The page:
(Reuters) – Here’s what you need to know about the coronavirus right now:
Borders open in Australia, Thailand
Australia eased its international border restrictions on Monday for the first time during the coronavirus pandemic, allowing some of its vaccinated public to travel freely and many families to reunite, sparking emotional embraces at Sydney’s airport. While travel is initially limited to Australian citizens, permanent residents and their immediate families, it sets in motion a plan to reopen the country to international tourists and workers, both much needed to reinvigorate a fatigued nation.
Hundreds of vaccinated foreign tourists are scheduled to arrive in Bangkok on Monday, the first wave of visitors to Thailand in 18 months who will not have to undergo quarantine for the coronavirus. Seeking to resurrect its pandemic-ravaged tourism economy, Thailand’s government has given the green light to vaccinated tourists from more than 60 countries, including the United States and China.
FDA needs more time to complete review of Moderna teen shot
Moderna Inc said on Sunday it has been told that the U.S. Food and Drug Administration will require additional time to complete its assessment of the company’s COVID-19 vaccine for use in adolescents aged 12 to 17 years.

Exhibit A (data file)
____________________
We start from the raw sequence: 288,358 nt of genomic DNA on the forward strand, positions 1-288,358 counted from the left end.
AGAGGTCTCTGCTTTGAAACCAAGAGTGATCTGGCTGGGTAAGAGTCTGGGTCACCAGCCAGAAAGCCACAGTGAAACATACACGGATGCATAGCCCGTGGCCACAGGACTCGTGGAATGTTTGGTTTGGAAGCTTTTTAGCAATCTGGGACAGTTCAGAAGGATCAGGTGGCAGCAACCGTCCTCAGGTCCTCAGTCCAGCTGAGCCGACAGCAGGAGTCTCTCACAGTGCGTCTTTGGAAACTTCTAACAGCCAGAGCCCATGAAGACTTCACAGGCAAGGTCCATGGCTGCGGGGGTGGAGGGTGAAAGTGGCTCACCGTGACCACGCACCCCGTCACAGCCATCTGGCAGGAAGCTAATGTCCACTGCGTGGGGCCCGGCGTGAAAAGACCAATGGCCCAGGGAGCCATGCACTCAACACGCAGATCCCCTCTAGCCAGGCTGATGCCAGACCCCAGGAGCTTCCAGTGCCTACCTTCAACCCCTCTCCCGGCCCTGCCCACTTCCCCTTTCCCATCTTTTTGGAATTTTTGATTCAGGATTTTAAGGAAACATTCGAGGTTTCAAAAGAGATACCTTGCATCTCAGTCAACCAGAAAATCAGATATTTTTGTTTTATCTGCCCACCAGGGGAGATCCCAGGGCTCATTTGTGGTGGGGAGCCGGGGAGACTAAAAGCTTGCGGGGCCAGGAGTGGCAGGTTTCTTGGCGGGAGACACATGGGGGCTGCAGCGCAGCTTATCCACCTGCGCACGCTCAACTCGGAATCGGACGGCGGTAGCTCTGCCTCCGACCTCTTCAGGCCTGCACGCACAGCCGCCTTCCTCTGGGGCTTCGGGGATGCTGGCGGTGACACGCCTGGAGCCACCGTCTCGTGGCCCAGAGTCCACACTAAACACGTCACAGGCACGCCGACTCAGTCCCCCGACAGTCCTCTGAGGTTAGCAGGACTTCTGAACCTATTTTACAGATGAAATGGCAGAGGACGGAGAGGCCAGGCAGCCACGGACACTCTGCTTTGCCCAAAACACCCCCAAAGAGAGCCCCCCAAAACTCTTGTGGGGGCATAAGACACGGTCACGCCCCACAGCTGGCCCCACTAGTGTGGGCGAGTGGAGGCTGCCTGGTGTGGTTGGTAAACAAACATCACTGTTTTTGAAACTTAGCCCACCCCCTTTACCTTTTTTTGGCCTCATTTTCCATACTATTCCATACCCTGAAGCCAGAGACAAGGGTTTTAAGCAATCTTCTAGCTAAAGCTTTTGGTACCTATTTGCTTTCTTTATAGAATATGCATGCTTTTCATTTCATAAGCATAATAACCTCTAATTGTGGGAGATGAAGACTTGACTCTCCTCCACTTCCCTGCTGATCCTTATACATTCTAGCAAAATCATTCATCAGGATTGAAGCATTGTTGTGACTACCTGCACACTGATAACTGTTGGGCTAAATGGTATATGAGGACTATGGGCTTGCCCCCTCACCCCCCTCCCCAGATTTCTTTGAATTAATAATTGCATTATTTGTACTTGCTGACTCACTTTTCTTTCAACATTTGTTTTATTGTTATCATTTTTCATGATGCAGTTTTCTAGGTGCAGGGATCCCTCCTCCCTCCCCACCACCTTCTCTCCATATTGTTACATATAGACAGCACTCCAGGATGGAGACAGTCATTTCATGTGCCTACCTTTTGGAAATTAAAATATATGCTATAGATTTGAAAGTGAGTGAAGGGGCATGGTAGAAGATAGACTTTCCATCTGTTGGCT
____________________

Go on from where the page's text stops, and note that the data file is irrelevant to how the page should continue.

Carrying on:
The FDA informed Moderna that the review may not be completed before January 2022, the company said in a statement, dealing a potential setback to the timing of an emergency use authorization (EUA) for that age group.
China outbreak developing rapidly, health official says
China’s latest COVID-19 outbreak is developing rapidly, a health official said, as the authorities demanded high vigilance at ports of entry amid growing infections in northeastern Heihe border city caused by the virus arriving from abroad.
Some 377 domestically transmitted cases with confirmed symptoms were reported from Oct. 17-29, National Health Commission (NHC) data showed. China has tackled a series of outbreaks this year since it largely contained a national spread in early 2020.
China says U.S. COVID origins report is without credibility
A declassified U.S. intelligence report saying it was plausible that the COVID-19 pandemic originated in a laboratory is unscientific and has no credibility, Chinese foreign ministry spokesman Wang Wenbin said in a statement on Sunday.
The updated U.S. intelligence briefing, published on Saturday, said that a natural origin and a lab leak were both plausible hypotheses to explain how SARS-CoV-2, the virus responsible for COVID-19, first infected humans, but that the truth may never be known.
A joint study by China and the World Health Organization published this year all but ruled out the theory that COVID-19 originated in a laboratory, saying that the most likely hypothesis was that it infected humans naturally, probably via the wildlife trade.
Cheap antidepressant shows promise against COVID-19
Fluvoxamine, an inexpensive antidepressant, might help keep patients with COVID-19 from developing severe disease, according to a new study published in The Lancet Global Health on Wednesday.
The researchers suspect the drug is helping by limiting the ability of the virus to cause inflammation. However, more research is needed to determine the impact of fluvoxamine because “composite outcomes” – where a variety of results are lumped together for analysis – are unreliable, according to an editorial by Otavio Berwanger of Hospital Israelita Albert Einstein in Sao Paulo.
(Compiled by Karishma Singh; Editing by Himani Sarkar)